Special thanks to Damian Dockery, who provided the foliage photos. See more of his work at flickr.com/damiand23.

Original image
iStock
arrow
Big Questions
Who Was Chuck Taylor?
Original image
iStock

From Betty Crocker to Tommy Bahama, plenty of popular labels are "named" after fake people. But one product with a bona fide backstory to its moniker is Converse's Chuck Taylor All-Star sneakers. The durable gym shoes are beloved by everyone from jocks to hipsters. But who's the man behind the cursive signature on the trademark circular ankle patch?

As journalist Abraham Aamidor recounted in his 2006 book Chuck Taylor, All Star: The True Story of the Man behind the Most Famous Athletic Shoe in History, Chuck Taylor was a former pro basketball player-turned-Converse salesman whose personal brand and tireless salesmanship were instrumental to the shoes' success.

Charles Hollis Taylor was born on July 24, 1901, and raised in southern Indiana. Basketball—the brand-new sport invented by James Naismith in 1891—was beginning to take the Hoosier State by storm. Taylor joined his high school team, the Columbus High School Bull Dogs, and was named captain.

After graduation, instead of heading off to college, Taylor launched his semi-pro career playing basketball with the Columbus Commercials. He’d go on to play for a handful of other teams across the Midwest, including the the Akron Firestone Non-Skids in Ohio, before finally moving to Chicago in 1922 to work as a sales representative for the Converse Rubber Shoe Co. (The company's name was eventually shortened to Converse, Inc.)

Founded in Malden, Massachusetts, in 1908 as a rubber shoe manufacturer, Converse first began producing canvas shoes in 1915, since there wasn't a year-round market for galoshes. They introduced their All-Star canvas sports shoes two years later, in 1917. It’s unclear whether Chuck was initially recruited to also play ball for Converse (by 1926, the brand was sponsoring a traveling team) or if he was simply employed to work in sales. However, we do know that he quickly proved himself to be indispensable to the company.

Taylor listened carefully to customer feedback, and passed on suggestions for shoe improvements—including more padding under the ball of the foot, a different rubber compound in the sole to avoid scuffs, and a patch to protect the ankle—to his regional office. He also relied on his basketball skills to impress prospective clients, hosting free Chuck Taylor basketball clinics around the country to teach high school and college players his signature moves on the court.

In addition to his myriad other job duties, Taylor played for and managed the All-Stars, a traveling team sponsored by Converse to promote their new All Star shoes, and launched and helped publish the Converse Basketball Yearbook, which covered the game of basketball on an annual basis.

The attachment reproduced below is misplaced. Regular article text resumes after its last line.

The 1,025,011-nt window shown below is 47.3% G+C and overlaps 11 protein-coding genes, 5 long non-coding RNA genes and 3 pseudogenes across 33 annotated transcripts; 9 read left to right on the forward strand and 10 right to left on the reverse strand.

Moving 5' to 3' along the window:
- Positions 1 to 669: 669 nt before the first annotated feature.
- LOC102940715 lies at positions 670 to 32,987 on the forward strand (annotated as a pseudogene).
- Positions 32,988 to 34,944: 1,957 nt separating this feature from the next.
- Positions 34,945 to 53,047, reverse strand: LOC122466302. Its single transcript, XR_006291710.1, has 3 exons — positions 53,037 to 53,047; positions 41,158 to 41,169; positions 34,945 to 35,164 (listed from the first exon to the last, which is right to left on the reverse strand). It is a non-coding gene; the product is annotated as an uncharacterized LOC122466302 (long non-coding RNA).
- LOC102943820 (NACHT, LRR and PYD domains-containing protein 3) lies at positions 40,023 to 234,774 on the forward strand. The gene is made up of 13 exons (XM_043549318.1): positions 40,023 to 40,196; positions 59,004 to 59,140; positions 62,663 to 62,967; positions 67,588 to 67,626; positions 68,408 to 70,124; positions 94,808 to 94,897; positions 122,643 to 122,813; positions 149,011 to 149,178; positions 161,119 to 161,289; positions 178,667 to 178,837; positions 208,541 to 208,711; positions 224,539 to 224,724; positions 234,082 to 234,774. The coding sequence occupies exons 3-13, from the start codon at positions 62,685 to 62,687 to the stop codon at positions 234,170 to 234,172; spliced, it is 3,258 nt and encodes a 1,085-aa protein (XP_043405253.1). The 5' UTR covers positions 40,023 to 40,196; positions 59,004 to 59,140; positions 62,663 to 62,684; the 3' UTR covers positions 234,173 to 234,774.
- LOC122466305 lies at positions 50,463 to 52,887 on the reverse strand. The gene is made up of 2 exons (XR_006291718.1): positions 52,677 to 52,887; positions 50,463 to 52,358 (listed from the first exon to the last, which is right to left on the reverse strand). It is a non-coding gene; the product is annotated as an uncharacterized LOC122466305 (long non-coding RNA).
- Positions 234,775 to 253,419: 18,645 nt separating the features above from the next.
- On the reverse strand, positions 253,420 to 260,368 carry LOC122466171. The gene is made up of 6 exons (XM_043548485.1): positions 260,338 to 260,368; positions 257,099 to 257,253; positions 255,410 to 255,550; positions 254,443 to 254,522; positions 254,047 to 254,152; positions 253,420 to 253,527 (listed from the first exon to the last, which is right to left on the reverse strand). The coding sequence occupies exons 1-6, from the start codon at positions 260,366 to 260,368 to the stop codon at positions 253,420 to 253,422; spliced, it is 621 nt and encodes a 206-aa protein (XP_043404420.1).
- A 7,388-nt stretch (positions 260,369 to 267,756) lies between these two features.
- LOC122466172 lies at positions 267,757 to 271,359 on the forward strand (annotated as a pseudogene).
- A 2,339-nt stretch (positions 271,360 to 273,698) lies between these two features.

After leaving the All-Stars, Taylor continued to publicize his shoe—and own personal brand—by hobnobbing with customers at small-town sporting goods stores and making “special appearances” at local basketball games. There, he’d be included in the starting lineup of a local team during a pivotal game.

Taylor’s star grew so bright that in 1932, Converse added his signature to the ankle patch of the All Star shoes. From that point on, they were known as Chuck Taylor All-Stars. Still, Taylor—who reportedly took shameless advantage of his expense account and earned a good salary—is believed to have never received royalties for the use of his name.

In 1969, Taylor was inducted into the Basketball Hall of Fame. The same year, he died from a heart attack on June 23, at the age of 67. Around this time, athletic shoes manufactured by companies like Adidas and Nike began replacing Converse on the court, and soon both Taylor and his namesake kicks were beloved by a different sort of customer.

Still, even though Taylor's star has faded over the decades, fans of his shoe continue to carry on his legacy: Today, Converse sells more than 270,000 pairs of Chuck Taylors a day, 365 days a year, to retro-loving customers who can't get enough of the athlete's looping cursive signature.

Have you got a Big Question you'd like us to answer? If so, let us know by emailing us at bigquestions@mentalfloss.com.

Original image
iStock
arrow
Big Questions
What Is the Difference Between Generic and Name Brand Ibuprofen?
Original image
iStock

What is the difference between generic ibuprofen vs. name brands?

Yali Friedman:

I just published a paper that answers this question: Are Generic Drugs Less Safe than their Branded Equivalents?

Here’s the tl;dr version:

Generic drugs are versions of drugs made by companies other than the company which originally developed the drug.

To gain FDA approval, a generic drug must:

  • Contain the same active ingredients as the innovator drug (inactive ingredients may vary)
  • Be identical in strength, dosage form, and route of administration
  • Have the same use indications
  • Be bioequivalent
  • Meet the same batch requirements for identity, strength, purity, and quality
  • Be manufactured under the same strict standards of FDA's good manufacturing practice regulations required for innovator products

I hope you found this answer useful. Feel free to reach out at www.thinkbiotech.com. For more on generic drugs, you can see our resources and whitepapers at Pharmaceutical strategic guidance and whitepapers

This post originally appeared on Quora. Click here to view.

SECTIONS

arrow
LIVE SMARTER
More from mental floss studios